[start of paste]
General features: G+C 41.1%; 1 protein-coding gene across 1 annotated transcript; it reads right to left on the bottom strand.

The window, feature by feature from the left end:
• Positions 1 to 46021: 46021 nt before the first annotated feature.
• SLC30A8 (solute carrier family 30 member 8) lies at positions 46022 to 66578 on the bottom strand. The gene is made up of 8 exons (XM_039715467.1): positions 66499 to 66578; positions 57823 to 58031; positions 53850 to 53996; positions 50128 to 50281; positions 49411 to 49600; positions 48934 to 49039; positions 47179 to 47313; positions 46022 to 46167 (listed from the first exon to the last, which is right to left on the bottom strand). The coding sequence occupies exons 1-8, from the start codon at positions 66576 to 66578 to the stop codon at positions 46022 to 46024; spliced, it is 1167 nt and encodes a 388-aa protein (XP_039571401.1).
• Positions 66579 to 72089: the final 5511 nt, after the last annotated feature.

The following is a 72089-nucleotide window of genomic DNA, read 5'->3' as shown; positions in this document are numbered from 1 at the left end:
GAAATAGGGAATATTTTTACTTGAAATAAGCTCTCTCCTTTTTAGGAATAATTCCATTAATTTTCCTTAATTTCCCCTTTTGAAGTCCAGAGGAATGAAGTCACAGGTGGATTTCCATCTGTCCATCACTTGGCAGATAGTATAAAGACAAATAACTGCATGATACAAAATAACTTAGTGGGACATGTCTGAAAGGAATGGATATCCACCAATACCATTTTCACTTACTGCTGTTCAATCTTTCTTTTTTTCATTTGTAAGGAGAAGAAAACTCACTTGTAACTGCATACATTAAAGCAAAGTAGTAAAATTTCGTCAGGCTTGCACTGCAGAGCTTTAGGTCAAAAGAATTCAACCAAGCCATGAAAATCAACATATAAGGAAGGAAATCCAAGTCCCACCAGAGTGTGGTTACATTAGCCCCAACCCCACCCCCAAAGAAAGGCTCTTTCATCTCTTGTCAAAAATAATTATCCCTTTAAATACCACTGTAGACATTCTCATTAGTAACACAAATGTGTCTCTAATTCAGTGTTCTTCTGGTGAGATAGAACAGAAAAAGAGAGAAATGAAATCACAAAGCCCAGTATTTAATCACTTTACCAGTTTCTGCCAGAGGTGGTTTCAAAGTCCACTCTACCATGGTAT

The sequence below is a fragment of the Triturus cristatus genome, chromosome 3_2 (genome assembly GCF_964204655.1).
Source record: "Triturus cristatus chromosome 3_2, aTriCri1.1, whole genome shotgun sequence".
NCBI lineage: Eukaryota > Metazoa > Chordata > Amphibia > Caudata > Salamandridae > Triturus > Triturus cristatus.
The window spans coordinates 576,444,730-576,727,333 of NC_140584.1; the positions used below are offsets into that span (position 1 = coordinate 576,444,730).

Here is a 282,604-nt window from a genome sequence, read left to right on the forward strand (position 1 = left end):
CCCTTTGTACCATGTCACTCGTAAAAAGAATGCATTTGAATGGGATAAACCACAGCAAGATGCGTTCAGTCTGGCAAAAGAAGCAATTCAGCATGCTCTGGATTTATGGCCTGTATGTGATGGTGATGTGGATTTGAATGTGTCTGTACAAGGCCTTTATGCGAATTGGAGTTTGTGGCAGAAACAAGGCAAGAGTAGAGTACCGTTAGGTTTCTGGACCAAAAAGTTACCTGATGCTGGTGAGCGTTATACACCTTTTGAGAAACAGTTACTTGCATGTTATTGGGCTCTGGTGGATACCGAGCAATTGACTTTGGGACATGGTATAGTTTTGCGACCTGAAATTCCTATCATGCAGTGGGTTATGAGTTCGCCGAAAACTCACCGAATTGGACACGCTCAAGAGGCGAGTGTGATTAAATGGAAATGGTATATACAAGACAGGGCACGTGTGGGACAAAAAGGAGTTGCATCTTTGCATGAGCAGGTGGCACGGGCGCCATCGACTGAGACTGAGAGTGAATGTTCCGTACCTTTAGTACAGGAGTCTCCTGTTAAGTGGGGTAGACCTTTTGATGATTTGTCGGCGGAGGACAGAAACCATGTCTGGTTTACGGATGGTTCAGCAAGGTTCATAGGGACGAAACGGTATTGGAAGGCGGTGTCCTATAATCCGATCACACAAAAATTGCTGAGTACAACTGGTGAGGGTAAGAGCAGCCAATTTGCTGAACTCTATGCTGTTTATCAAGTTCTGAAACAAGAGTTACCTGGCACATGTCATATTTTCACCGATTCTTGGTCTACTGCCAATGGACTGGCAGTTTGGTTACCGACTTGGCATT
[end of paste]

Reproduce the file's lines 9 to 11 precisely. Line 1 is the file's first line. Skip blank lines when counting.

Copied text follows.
Source record: "Triturus cristatus chromosome 3_2, aTriCri1.1, whole genome shotgun sequence".
NCBI lineage: Eukaryota > Metazoa > Chordata > Amphibia > Caudata > Salamandridae > Triturus > Triturus cristatus.
The window spans coordinates 576,444,730-576,727,333 of NC_140584.1; the positions used below are offsets into that span (position 1 = coordinate 576,444,730).